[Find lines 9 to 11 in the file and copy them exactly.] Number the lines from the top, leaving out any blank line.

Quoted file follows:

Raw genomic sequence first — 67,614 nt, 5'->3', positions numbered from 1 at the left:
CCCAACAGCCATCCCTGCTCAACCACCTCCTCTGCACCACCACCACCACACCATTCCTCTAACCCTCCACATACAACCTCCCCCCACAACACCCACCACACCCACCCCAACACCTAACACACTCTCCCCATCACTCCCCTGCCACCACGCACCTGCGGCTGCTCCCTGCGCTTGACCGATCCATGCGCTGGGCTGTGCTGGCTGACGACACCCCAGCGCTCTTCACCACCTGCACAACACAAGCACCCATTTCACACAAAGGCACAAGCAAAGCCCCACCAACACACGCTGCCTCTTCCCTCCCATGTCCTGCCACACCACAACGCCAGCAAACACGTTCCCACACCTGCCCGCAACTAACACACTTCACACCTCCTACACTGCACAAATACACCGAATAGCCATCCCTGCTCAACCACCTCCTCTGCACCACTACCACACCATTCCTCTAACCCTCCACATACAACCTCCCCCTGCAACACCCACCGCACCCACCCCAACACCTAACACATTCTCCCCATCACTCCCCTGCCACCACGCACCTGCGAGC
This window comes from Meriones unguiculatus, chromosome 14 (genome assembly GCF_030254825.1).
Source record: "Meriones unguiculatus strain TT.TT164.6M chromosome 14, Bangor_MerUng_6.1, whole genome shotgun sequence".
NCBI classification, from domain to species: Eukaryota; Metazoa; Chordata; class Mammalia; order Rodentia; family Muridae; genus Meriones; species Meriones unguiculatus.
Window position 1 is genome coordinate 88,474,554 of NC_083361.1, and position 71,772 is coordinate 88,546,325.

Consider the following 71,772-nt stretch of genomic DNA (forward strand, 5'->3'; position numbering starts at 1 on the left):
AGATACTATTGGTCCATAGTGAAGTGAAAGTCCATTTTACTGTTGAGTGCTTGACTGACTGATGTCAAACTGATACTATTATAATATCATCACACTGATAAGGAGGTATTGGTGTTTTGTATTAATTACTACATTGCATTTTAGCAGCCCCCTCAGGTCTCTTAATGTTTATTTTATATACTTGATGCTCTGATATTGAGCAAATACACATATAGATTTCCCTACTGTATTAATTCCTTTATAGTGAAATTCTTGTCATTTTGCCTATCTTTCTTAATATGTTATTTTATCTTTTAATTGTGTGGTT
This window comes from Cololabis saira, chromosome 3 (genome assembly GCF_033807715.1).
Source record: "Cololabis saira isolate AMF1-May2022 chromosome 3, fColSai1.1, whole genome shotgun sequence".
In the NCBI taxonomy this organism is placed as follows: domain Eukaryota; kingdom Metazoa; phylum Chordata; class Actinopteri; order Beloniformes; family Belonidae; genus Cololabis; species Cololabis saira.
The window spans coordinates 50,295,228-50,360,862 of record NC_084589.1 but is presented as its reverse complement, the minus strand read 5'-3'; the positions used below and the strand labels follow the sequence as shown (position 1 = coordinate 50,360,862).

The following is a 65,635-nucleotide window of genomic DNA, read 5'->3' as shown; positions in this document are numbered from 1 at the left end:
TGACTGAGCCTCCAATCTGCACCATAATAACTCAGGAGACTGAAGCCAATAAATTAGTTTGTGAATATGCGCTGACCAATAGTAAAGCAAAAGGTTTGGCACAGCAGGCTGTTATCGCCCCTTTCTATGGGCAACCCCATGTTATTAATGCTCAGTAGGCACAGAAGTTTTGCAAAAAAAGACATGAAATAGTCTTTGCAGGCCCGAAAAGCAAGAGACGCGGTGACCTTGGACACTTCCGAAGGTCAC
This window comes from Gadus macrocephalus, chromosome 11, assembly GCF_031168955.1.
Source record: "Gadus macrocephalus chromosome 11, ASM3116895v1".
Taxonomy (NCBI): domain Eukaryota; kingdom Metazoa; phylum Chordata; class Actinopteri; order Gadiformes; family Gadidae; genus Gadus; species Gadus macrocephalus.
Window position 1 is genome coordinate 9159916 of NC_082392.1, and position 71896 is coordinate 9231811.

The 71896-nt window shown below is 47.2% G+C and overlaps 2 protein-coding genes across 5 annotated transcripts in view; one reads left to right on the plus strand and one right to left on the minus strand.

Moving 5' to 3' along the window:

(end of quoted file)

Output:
This window comes from Cololabis saira, chromosome 3 (genome assembly GCF_033807715.1).
Source record: "Cololabis saira isolate AMF1-May2022 chromosome 3, fColSai1.1, whole genome shotgun sequence".
In the NCBI taxonomy this organism is placed as follows: domain Eukaryota; kingdom Metazoa; phylum Chordata; class Actinopteri; order Beloniformes; family Belonidae; genus Cololabis; species Cololabis saira.